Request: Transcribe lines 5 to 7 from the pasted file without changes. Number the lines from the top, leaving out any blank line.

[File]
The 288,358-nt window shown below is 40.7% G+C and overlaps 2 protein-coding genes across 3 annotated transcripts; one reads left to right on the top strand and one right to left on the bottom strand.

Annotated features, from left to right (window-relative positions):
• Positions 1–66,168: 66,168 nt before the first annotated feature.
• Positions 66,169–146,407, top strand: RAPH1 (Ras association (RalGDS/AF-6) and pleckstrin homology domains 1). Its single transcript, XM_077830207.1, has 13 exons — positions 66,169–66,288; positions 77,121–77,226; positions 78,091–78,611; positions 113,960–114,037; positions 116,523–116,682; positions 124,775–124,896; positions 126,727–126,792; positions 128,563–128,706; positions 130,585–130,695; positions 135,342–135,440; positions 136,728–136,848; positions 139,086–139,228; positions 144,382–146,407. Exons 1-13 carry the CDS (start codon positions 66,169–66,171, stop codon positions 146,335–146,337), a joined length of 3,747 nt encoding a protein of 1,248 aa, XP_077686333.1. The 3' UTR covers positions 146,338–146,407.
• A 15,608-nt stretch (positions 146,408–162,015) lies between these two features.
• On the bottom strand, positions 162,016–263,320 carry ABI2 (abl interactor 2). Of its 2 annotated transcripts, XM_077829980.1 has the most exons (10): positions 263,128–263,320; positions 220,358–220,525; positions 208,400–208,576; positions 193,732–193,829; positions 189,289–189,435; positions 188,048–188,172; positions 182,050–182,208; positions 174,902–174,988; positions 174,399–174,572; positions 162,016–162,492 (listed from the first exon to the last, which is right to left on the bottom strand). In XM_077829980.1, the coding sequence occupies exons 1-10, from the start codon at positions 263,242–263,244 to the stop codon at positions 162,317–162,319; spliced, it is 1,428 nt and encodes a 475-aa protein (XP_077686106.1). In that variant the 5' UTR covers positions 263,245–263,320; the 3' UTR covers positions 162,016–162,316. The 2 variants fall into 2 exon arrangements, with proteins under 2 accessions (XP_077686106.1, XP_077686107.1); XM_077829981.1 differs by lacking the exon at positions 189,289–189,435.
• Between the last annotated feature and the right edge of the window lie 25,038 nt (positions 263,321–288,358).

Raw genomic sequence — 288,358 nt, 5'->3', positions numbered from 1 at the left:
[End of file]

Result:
• A 15,608-nt stretch (positions 146,408–162,015) lies between these two features.
• On the bottom strand, positions 162,016–263,320 carry ABI2 (abl interactor 2). Of its 2 annotated transcripts, XM_077829980.1 has the most exons (10): positions 263,128–263,320; positions 220,358–220,525; positions 208,400–208,576; positions 193,732–193,829; positions 189,289–189,435; positions 188,048–188,172; positions 182,050–182,208; positions 174,902–174,988; positions 174,399–174,572; positions 162,016–162,492 (listed from the first exon to the last, which is right to left on the bottom strand). In XM_077829980.1, the coding sequence occupies exons 1-10, from the start codon at positions 263,242–263,244 to the stop codon at positions 162,317–162,319; spliced, it is 1,428 nt and encodes a 475-aa protein (XP_077686106.1). In that variant the 5' UTR covers positions 263,245–263,320; the 3' UTR covers positions 162,016–162,316. The 2 variants fall into 2 exon arrangements, with proteins under 2 accessions (XP_077686106.1, XP_077686107.1); XM_077829981.1 differs by lacking the exon at positions 189,289–189,435.
• Between the last annotated feature and the right edge of the window lie 25,038 nt (positions 263,321–288,358).